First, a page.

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DVD Review: Bratz: Super Babyz


R.J. Carter

The Trades
October 7, 2007


Cloe, Jade, Sasha and Yasmin. These are familiar names to any girl who collects the fashion dolls sold under the Bratz brand. But in this animated DVD, the girls look just a little different: they're not just Bratz, they're Bratz Babyz.

The toddler friends all stay with Gran, a nearsighted lady who babysits (and spoils) the girls while their parents are away for the weekend. When they go down for their naps, their stuffed animals all come to life and join them for a snooze.

But this night is different, because a flying saucer carrying living alien potatoes lands in the middle of an amusement park. These aliens -- escapees -- have come to Earth because they believe that babies are the dominant life form, treated like royalty and given anything they desire. With their Matter Exchanger (patent pending, I'm sure) they can change themselves into whatever they desire to be.

But when Gran takes the girls to the park so they can meet their favorite television super heroes, the Super Buds, the Matter Exchanger gets mixed in with similar-looking souvenir toys, and ends up making its way back to Grans house. While she tries to use it as a remote control, the girls are upstairs in bed wishing they had super powers like their idols. Zip, zap, and crackle, and the next morning they awaken with their wishes granted. Jade, who's always candy sticky, finds out that she's now super sticky. Yasmin, who's the first and fastest to wander away, now has super speed. Smart and bossy Sasha is now a genius who can read. And Cloe the crybaby now has a voice that can break glass. On top of all that, all four of them can fly.

The girls' super exploits bring them to the attention of the alien spuds, who lure them in with the plan to get their Matter Exchanger back from them. But the plan backfires, and the super tots capture the talking tubers, who then give a sob story about how hard life is back where they came from. The Bratz babies can commisserate, realizing that super-heroics is hard work, and they just want to go back to being babies.

In a tribute to coincidental timing, Gran chooses that moment across town to once again mix up the remote controls and press the Matter Exchanger. Suddenly the tubers are the babies they want to be (ugly potato babies, but still babies) and the Bratz are back to their normal but adorable selves. But in this state, they're no match for the aliens, who rush to Gran's house to be served like royalty -- and Gran's too nearsighted to tell that these babies aren't the Bratz! Now Sasha, Cloe, Yasmin and Jade have to come up with a pint-sized plan to put things back to rights.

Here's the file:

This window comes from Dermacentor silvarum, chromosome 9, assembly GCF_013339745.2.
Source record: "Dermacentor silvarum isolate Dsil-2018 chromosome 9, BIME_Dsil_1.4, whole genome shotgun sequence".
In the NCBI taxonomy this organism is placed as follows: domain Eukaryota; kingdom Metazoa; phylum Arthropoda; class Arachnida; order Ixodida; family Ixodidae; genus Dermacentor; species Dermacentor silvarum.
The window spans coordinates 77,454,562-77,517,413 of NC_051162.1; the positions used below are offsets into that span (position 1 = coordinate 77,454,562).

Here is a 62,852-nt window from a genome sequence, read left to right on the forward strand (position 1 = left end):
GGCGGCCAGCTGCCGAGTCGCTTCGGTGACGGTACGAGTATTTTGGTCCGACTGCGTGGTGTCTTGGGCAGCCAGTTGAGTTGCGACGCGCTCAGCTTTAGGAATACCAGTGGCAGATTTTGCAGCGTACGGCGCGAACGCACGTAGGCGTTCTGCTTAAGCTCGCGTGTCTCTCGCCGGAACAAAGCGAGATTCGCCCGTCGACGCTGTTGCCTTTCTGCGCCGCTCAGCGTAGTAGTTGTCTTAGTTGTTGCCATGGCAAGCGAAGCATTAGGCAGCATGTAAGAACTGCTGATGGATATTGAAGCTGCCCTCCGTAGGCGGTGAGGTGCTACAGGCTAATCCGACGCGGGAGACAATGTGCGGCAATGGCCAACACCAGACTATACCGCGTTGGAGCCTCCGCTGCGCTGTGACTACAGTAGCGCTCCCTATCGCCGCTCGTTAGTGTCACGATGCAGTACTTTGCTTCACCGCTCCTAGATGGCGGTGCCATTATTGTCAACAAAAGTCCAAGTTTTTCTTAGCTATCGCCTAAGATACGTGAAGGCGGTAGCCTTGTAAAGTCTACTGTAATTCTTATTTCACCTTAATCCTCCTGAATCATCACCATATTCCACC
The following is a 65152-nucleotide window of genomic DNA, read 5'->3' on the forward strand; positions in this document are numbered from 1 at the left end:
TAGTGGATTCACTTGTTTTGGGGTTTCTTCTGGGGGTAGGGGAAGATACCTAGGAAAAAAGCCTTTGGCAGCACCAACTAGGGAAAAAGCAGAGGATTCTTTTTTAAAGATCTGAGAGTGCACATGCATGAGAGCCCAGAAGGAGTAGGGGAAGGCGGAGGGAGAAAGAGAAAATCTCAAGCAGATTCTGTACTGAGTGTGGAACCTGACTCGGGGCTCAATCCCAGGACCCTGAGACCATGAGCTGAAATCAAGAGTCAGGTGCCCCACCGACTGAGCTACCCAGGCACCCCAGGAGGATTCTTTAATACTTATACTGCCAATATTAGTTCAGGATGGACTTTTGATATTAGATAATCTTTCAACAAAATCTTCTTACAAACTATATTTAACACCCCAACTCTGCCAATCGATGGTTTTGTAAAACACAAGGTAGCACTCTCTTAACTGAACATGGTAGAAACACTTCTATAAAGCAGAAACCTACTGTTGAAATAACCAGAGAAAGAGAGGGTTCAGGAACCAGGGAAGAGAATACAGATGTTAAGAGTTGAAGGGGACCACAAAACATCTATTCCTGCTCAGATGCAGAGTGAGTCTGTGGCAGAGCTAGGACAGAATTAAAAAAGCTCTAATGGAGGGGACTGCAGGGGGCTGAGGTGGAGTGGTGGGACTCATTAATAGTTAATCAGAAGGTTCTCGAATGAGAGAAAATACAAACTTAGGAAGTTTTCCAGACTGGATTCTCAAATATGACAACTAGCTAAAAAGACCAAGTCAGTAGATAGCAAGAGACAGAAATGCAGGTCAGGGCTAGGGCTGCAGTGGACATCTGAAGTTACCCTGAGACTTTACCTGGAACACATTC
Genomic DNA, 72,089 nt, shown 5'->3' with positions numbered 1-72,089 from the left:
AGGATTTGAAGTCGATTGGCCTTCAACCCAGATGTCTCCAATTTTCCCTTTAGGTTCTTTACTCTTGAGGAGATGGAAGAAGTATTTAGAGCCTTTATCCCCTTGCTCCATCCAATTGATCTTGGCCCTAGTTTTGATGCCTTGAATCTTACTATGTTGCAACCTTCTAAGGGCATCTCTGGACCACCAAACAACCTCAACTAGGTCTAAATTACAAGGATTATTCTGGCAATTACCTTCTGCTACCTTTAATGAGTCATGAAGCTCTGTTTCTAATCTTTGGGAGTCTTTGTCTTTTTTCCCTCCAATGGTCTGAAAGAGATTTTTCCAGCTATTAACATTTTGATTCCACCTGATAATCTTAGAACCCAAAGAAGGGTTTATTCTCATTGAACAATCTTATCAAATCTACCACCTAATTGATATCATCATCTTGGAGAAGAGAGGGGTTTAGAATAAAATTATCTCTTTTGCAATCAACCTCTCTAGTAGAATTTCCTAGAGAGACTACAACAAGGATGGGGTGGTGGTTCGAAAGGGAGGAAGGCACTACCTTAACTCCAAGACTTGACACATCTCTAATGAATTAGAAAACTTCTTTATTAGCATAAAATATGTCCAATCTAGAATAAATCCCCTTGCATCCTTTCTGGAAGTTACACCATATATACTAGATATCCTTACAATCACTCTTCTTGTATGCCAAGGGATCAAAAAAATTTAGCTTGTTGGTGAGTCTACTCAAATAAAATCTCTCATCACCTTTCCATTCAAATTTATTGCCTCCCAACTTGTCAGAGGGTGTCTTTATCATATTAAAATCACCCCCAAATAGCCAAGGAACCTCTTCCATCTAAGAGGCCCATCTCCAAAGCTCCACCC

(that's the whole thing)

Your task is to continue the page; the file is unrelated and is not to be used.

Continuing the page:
Storyline aside (no one was expecting an epic, I'm sure), the animation on this DVD looks too much like it was done up for a specialized Sims game. It's not so much that it is CGI, just that -- in some places -- it's lazy CGI, most noticably when you see liquid that doesn't splash, and food that's eaten with no bites appearing. Apparently all the animation budget went into making the girls' fabulous tresses blow and flow like real hair.

This disc has a handful of bonus features, the first being a surprisingly cute two and a half minutes of bloopers, with the animated characters flubbing their lines and talking to the audience. After that, there's the "Super Who? Super You!" game, in which the viewer responds to multiple choice questions about their favorite colors, seasons, foods, etc. The game then responds with which super hero you are. I'm apparently "Climate Commander," given that I picked Spring, and told it my least favorite vegetable of the three presented was spinach. The girls go into detail about your character's abilities and personality, and a replay of the game shows that the same set of questions do not automatically appear, so there's some randomization going on.

The "Bratz Babyz Costume Creationz Fashion Game" is less than a game. It's not really even much of an activity. You can pick either Cloe or Jade, and then select one of three styles of bodysuits, capes, and glove/boot/mask sets. Your selected character then appears wearing the outfit in a still picture, while the girls tell you what a great design you made. Apparently they're all great designs, because I tried to get as garish as possible with the limited selections.

There are two songs selectable from the "Super Sing-Alongs": "Look at Us Now" and "Feel the Power" both are played throughout the movie, and the sing-along version shows clips while the karaoke style lyrics play along the bottom.

Audio for the feature presentation is in English, with optional Spanish subtitles.

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